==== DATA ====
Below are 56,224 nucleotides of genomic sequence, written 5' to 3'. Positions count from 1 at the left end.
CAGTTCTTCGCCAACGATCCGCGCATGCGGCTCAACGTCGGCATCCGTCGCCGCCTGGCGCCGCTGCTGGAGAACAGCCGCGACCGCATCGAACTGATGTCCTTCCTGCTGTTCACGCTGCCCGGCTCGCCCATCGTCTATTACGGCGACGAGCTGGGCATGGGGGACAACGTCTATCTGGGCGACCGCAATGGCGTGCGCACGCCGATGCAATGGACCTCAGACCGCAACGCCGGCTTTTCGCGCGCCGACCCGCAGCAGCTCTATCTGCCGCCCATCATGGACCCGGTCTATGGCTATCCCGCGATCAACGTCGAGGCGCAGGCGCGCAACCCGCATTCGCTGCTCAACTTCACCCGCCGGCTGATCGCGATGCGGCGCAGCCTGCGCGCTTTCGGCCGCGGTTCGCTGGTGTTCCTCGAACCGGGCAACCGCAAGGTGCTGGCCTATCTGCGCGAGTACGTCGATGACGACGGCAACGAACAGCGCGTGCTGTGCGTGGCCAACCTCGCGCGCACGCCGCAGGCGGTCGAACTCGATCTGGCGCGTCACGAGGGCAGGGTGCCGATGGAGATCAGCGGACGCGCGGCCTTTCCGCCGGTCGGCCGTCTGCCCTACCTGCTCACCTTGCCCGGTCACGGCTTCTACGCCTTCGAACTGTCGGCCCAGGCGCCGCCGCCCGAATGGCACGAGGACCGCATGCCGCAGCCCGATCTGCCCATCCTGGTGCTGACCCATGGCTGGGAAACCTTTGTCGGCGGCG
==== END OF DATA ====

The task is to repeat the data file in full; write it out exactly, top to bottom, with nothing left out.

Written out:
Below are 56,224 nucleotides of genomic sequence, written 5' to 3'. Positions count from 1 at the left end.
CAGTTCTTCGCCAACGATCCGCGCATGCGGCTCAACGTCGGCATCCGTCGCCGCCTGGCGCCGCTGCTGGAGAACAGCCGCGACCGCATCGAACTGATGTCCTTCCTGCTGTTCACGCTGCCCGGCTCGCCCATCGTCTATTACGGCGACGAGCTGGGCATGGGGGACAACGTCTATCTGGGCGACCGCAATGGCGTGCGCACGCCGATGCAATGGACCTCAGACCGCAACGCCGGCTTTTCGCGCGCCGACCCGCAGCAGCTCTATCTGCCGCCCATCATGGACCCGGTCTATGGCTATCCCGCGATCAACGTCGAGGCGCAGGCGCGCAACCCGCATTCGCTGCTCAACTTCACCCGCCGGCTGATCGCGATGCGGCGCAGCCTGCGCGCTTTCGGCCGCGGTTCGCTGGTGTTCCTCGAACCGGGCAACCGCAAGGTGCTGGCCTATCTGCGCGAGTACGTCGATGACGACGGCAACGAACAGCGCGTGCTGTGCGTGGCCAACCTCGCGCGCACGCCGCAGGCGGTCGAACTCGATCTGGCGCGTCACGAGGGCAGGGTGCCGATGGAGATCAGCGGACGCGCGGCCTTTCCGCCGGTCGGCCGTCTGCCCTACCTGCTCACCTTGCCCGGTCACGGCTTCTACGCCTTCGAACTGTCGGCCCAGGCGCCGCCGCCCGAATGGCACGAGGACCGCATGCCGCAGCCCGATCTGCCCATCCTGGTGCTGACCCATGGCTGGGAAACCTTTGTCGGCGGCG